agree with just taking a chair into the kitchen with you, if theres room, might be easier?

also, your hands can get really sore from the crutches so get some nice handcream now and I think i used to wrap my crutch handles in bandages or soemthing soft to stop them rubbing my palms so much

could your dh make up a big bottle of squash and get a box of snacky thing ready before he goes to work?

To your original Q YADNBU at all, there is no way a small child should be left in the house on her own.
Even if she stayed asleep what if there was a fire/break in/he hurt himsself and was unable to get back to the house?

Blondeshavemorefun Sat 07-Nov-09 15:18:30

cant beleive fil would leave a child alone in a house shock - asleep or not

hope you get more used to crutches soon

yes supermarkets have spare wheel chairs - may be worth phoning them to see if you can book a time slot to have one

or you can hire wheelchairs for £10 a week

not sure of youa area but sure other countys have the same thing

gingernutlover Sat 07-Nov-09 15:19:49

oh an our local supermarket and our local shopping centre have wheelchairs that you either borrow or hire for the day to use while you are there. I think they even have those mobility scooters to hire.

LissyGlitter Sat 07-Nov-09 16:16:06

These are all really useful tips- thanks! I know it is only a short time, but it feels like these are my last few days to enjoy having just DD and not being at the beck and call of a newborn, so they seem more valuable, iyswim. Also I will be pretty immobile after the section as well, so that means that I will probably look back on the time when I "just" had SPD with longing!

Good god, what if the SPD sticks around for a bit? So I will have a newborn, toddler, section scar and SPD? I think I will push that thought to the back of my mind for now...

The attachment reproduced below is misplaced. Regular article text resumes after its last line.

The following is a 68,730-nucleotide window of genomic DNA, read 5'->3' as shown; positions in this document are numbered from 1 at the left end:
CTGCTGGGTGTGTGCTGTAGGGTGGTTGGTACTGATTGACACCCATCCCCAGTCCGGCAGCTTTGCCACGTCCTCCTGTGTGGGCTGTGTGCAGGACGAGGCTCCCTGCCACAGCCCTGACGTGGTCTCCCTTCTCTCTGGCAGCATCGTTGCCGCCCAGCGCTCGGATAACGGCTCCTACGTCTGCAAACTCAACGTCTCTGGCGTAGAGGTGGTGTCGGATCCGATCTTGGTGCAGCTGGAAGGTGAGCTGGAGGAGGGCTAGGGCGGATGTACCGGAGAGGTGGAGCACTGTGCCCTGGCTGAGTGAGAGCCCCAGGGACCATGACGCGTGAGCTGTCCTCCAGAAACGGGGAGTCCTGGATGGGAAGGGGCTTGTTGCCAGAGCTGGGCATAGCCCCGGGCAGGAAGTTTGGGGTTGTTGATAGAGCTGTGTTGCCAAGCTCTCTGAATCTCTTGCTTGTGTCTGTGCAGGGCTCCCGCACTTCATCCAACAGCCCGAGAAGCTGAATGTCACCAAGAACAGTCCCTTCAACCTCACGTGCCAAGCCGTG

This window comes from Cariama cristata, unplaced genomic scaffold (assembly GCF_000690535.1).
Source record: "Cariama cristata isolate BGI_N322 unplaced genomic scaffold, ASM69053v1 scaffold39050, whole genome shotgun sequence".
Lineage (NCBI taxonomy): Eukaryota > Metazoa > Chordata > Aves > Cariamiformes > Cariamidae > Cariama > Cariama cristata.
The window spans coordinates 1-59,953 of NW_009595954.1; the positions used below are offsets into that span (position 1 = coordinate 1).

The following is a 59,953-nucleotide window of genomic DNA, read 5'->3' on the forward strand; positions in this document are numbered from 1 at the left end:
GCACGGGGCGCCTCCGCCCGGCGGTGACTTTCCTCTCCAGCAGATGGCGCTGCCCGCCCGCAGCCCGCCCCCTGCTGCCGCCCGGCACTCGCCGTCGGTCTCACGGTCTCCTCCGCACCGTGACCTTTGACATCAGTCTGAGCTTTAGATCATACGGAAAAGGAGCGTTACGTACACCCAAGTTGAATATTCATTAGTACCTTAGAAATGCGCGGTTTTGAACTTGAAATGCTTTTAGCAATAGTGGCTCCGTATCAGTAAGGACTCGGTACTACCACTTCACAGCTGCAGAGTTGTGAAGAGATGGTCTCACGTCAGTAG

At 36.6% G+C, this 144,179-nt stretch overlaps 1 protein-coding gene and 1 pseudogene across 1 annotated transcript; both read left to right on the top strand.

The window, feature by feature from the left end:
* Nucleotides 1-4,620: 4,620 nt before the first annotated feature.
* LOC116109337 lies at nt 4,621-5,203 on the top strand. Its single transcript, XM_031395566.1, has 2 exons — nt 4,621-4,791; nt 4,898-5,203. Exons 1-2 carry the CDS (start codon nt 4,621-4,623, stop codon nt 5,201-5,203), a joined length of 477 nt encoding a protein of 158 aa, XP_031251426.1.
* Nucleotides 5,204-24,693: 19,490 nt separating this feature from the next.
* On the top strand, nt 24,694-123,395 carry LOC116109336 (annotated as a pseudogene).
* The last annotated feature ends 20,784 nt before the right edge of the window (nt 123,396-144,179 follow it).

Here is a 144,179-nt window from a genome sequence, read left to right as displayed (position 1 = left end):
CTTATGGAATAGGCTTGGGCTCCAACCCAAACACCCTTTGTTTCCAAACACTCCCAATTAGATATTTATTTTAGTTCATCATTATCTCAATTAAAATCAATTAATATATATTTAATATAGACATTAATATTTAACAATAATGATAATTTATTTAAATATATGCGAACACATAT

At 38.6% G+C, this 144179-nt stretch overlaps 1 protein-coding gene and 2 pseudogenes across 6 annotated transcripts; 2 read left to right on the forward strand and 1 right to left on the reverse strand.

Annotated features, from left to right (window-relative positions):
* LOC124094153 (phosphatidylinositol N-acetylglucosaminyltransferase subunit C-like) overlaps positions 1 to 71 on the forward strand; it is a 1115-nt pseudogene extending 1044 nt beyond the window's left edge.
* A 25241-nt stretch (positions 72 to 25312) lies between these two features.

I'm quite lucky in that DP used to be a carer and my mum is a nurse as well as a carer for my Grandad, so I do have some pretty useful people around when I can't get about so much. When I first got ill, DP actually bathed and dressed me like a pro.

This is all stuff you just don't think about until you need it. It's like when I first had DD, all of a sudden I needed to know where changing facilities and pram access were, it was like looking at the world through new eyes.

ilove Sat 07-Nov-09 16:23:39

Why are you having a section? It isn't because of the SPD is it?

IneedacleanerIamalazyslattern Sat 07-Nov-09 16:29:39

You have my biggest tympathy I have had SPD twice and the 2nd time had a 2 year old at the same time it was hard going.
Most supermarkets have a wheelchair and big shopping centres have the motobility departments where you can hire wheelchairs and motorised scooters.
My friend and I were arguing outside one as she wanted to get me a wheelchair but I thought they wouldn't give me one, the woman and man working in the place told me not to be so blinking stupid and to register and use their service so it was good my friend could puch me around town of an afternoon and dd thought it was hilarious having mummy in a buggy.

LissyGlitter Sat 07-Nov-09 16:38:59

ilove nope, different reason (DD managed to get so comprehensively stuck they had to do a T shaped cut on my womb to get her out, so now I have a high chance of rupture if I tried for a VBAC)

So when my parents come up I can still take them to see something slightly more interesting then the inside of my house? Probably just a shopping centre, but it will be something different to look at!

LissyGlitter Sat 07-Nov-09 16:44:25

How long does it usually take for SPD to ease off? Should I be making plans for it to mean I need help for longer than usual after the section? At the moment my plan is for my mum to come up a week after the baby is born (for the first week I will start off in hospital, and if I get out before the week is up the ILs will help or DP will take time off work) and she will stay for a week, then, as long as I am well enough to be away from the midwife, I will go back to my parents for a week with both kids, then by the time I get back the new baby will be three weeks old and hopefully I will be able to cope by myself or with a little bit of help from ILs. Does this sound ok? Am I likely to be able to walk properly straight after the birth? (apart from obviously the effects of the section)